To tourists, winter renders Durango a wonderland – of great skiing, plush snows and jutting mountains.
To health-care professionals, the season’s tidings are somewhat less jolly.
“The biggest increase (during winter) is in snow-related car accidents,” said Paul Gibson, director of emergency services at Mercy Regional Medical Center. “They’re some of the worst. Driving down the road, someone will hit a patch of ice and swing into the other lane – those are multi-traumas.”
Pedestrians mostly are in lesser jeopardy.
“We’ll see fractures of the pelvis, fractures of the wrist, all pretty much due to slipping on the ice and falling,” said Gibson.
Though Gibson insisted that every season has its dangers, he said that the effects of winter on the emergency room were striking.
Not surprisingly, ski injuries send dozens of people to the ER each season. While severe ski accidents sometimes result in coma and death, Gibson said broken bones and concussions were more common.
Even banal activities can prove threatening to people’s health. Gibson said people have more heart attacks in winter – often spurred by snow-shoveling.
Certainly, Durangoans should avoid getting locked out of their houses.
“I’ve been at the hospital for 27 years now, and I’ve seen several cases in which people froze to death and died of hypothermia,” Gibson said. “In many instances, they don’t even make it to the emergency room. If they’re DOA – often we don’t even hear about them,” he said.
But Guy Walton, infection control preventionist at Mercy, said staying inside comes with its own hazards.
During winter, health officials see many more respiratory diseases, colds, whooping coughs and influenza, as well as more pneumonia associated with influenza, he said.
“People are confined more, sharing the same air, sharing the same room, touching the same things in winter,” said Walton. “Plus, kids are in school,” a veritable Petri dish for contagious diseases.
Walton warned that elderly Durangoans are particularly vulnerable to respiratory illness.
“Ninety percent of deaths from pneumonia associated with influenza are people over 65,” Walton said.
But even the strapping youths of Durango are no match for winter’s plagues.
“Schools routinely report that 30 percent of classes are empty due to flu,” Walton said before recalling a recent outbreak of the deadly H1N1 virus. “It was exotic because it was attacking people much younger.”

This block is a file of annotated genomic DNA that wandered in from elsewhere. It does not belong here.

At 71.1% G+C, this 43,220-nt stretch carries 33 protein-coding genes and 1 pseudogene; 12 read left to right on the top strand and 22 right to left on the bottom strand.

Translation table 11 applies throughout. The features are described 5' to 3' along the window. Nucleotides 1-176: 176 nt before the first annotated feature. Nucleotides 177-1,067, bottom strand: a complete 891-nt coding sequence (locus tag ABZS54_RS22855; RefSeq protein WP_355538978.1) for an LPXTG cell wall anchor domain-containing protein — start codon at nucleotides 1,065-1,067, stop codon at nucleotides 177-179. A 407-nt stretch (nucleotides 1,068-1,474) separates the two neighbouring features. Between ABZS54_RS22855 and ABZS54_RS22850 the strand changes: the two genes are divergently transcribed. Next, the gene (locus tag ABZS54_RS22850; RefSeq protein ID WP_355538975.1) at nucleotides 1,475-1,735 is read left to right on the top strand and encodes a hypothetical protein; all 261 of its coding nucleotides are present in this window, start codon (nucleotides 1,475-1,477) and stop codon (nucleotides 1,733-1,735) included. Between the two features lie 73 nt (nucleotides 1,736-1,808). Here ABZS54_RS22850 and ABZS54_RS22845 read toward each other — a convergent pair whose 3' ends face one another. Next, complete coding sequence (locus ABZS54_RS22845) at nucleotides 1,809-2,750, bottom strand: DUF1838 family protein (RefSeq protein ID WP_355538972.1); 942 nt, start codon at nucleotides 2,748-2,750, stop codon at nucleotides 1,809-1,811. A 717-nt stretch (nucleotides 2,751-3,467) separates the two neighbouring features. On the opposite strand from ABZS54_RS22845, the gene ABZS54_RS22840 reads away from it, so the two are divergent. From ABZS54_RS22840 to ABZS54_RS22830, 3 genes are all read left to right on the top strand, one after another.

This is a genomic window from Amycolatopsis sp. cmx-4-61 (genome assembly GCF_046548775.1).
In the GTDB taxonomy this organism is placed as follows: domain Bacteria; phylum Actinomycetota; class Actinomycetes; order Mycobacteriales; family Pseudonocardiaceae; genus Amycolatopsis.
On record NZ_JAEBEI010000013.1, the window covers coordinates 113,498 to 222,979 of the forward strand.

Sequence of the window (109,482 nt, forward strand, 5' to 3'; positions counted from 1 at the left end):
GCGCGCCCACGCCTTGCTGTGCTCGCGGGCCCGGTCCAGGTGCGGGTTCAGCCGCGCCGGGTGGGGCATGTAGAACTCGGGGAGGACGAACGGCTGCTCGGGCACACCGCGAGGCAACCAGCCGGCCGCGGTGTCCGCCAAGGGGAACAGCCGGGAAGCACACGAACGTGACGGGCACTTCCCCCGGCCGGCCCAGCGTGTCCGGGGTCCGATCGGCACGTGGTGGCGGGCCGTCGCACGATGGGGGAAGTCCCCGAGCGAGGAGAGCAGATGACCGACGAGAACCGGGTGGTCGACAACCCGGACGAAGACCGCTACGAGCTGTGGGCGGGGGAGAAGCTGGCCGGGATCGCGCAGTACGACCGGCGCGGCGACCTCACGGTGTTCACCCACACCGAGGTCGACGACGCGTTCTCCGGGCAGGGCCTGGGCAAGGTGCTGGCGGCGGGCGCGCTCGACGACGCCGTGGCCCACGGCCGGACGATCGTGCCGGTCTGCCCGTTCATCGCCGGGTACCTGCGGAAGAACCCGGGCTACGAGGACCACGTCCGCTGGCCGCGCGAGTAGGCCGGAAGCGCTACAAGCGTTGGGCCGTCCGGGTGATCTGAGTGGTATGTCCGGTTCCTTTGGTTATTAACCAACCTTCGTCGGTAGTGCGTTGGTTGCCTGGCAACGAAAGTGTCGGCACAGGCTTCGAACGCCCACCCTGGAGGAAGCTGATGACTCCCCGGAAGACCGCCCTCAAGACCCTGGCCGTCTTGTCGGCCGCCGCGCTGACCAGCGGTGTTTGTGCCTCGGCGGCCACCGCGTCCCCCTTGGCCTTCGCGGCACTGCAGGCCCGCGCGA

Durangoans of every age should be wary of immoderate merrymaking.
Gibson warned, “alcohol-related injuries also increase in winter. It’s the holiday cheer – people think they can drink to get warm. That doesn’t just cause fatal car accidents. Altercations also seem to go up.”
At least one thing gets healthier in winter: pharmacies’ bottom lines.
Lou Fontana, manager of City Market’s pharmacy, said business picks up because of winter maladies and surging demand for vaccines.
“Also in winter, people can get depressed,” said Fontana. “We call it cabin fever out here – when the snow gets so deep you can’t engage in your normal activities.”
Fontana said it is unclear whether local demand for anti-depressants spikes in winter because “so many people are on those medications year-round.”
He said around 30 percent of people who fill prescriptions in his pharmacy fill them for antidepressants.
“When you consider that a pharmacy like ours will easily fill 80,000 prescriptions a year, that’s a lot,” Fontana said.
Though there is no statistical evidence to suggest that Durango is more depressing at specific times of year, psychologist Susan Dees said that winter could indeed compound depression.
“A lot of people are affected by less daylight,” said Dees.
“Then there are the holidays – of course, they’re supposed to be wonderful – but for many people, they just bring up what’s missing,” Dees said.
Todd Flemion, owner of Root and Branch Medicine and a local practitioner of Chinese medicine, said one’s body being at odds with one’s environment could exacerbate classic winter ailments.
“In winter, I’ll see chronic colds that antibiotics won’t cure. Dermatological problems, like funky, nonhealing wounds,” in addition to urologic and gynecological afflictions, said Flemion.
He said people in Durango think “lotion up is enough.”
“Sure, in part. But you’re also not in balance with your environment. You’re not hydrating enough, or you wouldn’t need that lotion,” he said.
Mary Chandler, owner of Hello Gorgeous Salon, said lotion – though no winter cure-all – can still go a long way.
“I believe winter is the hardest season on the body. People start flaking and itching constantly – this is the time of year they have to get dandruff shampoo. In winter, I always shampoo my mattress with a steam cleaner because it gets covered in dead skin,” said Chandler.
Chandler said she instructs her clients to drink “water, moisturize and exfoliate. Otherwise, the skin gets so dry it can open up and crack.”
Chandler said skiers should be especially vigilant about their skin.
“Their cheeks get wind-chapped and blister, and eventually open up and bleed,” she said.
Garrett Smith, owner of Lady Falconburgh’s pub on Main Avenue, agrees winter is the most dangerous time of year. But he rejected the notion that Durango is a frosty death trap, saying winter here is a time of joy, outdoor recreation, and family.
“The romance of winter is snuggling up by the fire, with whatever you desire – a glass of wine maybe – my wife just said a Hot Toddy,” said Smith.
Paul Gibson of Mercy’s emergency room agreed: “This time of year especially, I feel so blessed to live in this area – and to know that good health services are available.”